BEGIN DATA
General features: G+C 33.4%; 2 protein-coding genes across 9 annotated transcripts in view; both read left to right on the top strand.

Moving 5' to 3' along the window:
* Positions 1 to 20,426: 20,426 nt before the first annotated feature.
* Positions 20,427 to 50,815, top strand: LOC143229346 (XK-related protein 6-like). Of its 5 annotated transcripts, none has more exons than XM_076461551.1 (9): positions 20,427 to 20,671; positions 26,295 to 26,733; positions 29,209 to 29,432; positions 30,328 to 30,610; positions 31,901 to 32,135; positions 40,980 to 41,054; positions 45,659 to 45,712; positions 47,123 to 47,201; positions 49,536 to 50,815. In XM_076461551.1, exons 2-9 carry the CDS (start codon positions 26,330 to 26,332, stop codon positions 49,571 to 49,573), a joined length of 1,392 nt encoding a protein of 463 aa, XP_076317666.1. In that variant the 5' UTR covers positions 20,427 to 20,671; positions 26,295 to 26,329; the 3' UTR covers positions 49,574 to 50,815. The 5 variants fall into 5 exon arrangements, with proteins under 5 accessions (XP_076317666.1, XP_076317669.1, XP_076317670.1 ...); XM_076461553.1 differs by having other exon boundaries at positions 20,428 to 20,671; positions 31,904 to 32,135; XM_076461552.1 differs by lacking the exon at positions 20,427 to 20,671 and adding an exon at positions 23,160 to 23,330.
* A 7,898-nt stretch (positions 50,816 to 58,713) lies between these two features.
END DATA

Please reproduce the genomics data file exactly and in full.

General features: G+C 33.4%; 2 protein-coding genes across 9 annotated transcripts in view; both read left to right on the top strand.

Moving 5' to 3' along the window:
* Positions 1 to 20,426: 20,426 nt before the first annotated feature.
* Positions 20,427 to 50,815, top strand: LOC143229346 (XK-related protein 6-like). Of its 5 annotated transcripts, none has more exons than XM_076461551.1 (9): positions 20,427 to 20,671; positions 26,295 to 26,733; positions 29,209 to 29,432; positions 30,328 to 30,610; positions 31,901 to 32,135; positions 40,980 to 41,054; positions 45,659 to 45,712; positions 47,123 to 47,201; positions 49,536 to 50,815. In XM_076461551.1, exons 2-9 carry the CDS (start codon positions 26,330 to 26,332, stop codon positions 49,571 to 49,573), a joined length of 1,392 nt encoding a protein of 463 aa, XP_076317666.1. In that variant the 5' UTR covers positions 20,427 to 20,671; positions 26,295 to 26,329; the 3' UTR covers positions 49,574 to 50,815. The 5 variants fall into 5 exon arrangements, with proteins under 5 accessions (XP_076317666.1, XP_076317669.1, XP_076317670.1 ...); XM_076461553.1 differs by having other exon boundaries at positions 20,428 to 20,671; positions 31,904 to 32,135; XM_076461552.1 differs by lacking the exon at positions 20,427 to 20,671 and adding an exon at positions 23,160 to 23,330.
* A 7,898-nt stretch (positions 50,816 to 58,713) lies between these two features.